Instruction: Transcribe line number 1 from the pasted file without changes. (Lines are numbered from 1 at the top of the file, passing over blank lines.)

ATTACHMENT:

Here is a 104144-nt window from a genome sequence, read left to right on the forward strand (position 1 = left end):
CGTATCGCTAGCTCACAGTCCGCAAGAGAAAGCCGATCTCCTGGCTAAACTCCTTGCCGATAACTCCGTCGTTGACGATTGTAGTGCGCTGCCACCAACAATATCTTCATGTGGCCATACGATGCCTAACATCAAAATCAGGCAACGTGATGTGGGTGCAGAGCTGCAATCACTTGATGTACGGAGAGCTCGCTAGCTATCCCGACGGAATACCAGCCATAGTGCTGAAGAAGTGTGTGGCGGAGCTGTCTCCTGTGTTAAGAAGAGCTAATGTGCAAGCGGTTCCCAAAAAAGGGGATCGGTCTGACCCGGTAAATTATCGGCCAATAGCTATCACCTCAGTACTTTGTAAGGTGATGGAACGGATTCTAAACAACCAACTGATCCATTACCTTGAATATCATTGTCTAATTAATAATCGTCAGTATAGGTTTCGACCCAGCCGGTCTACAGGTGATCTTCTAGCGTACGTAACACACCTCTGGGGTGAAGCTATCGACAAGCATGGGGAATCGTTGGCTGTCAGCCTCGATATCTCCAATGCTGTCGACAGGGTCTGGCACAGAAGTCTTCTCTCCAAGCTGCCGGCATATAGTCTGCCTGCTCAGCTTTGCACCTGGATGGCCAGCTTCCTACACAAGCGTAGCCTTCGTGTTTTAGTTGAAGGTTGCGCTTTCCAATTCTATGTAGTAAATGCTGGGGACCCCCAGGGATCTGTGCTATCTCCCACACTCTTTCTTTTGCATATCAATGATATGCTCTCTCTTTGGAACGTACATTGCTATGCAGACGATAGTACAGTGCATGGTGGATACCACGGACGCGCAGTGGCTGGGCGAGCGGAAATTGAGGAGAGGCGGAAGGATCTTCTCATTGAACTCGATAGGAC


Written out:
Here is a 104144-nt window from a genome sequence, read left to right on the forward strand (position 1 = left end):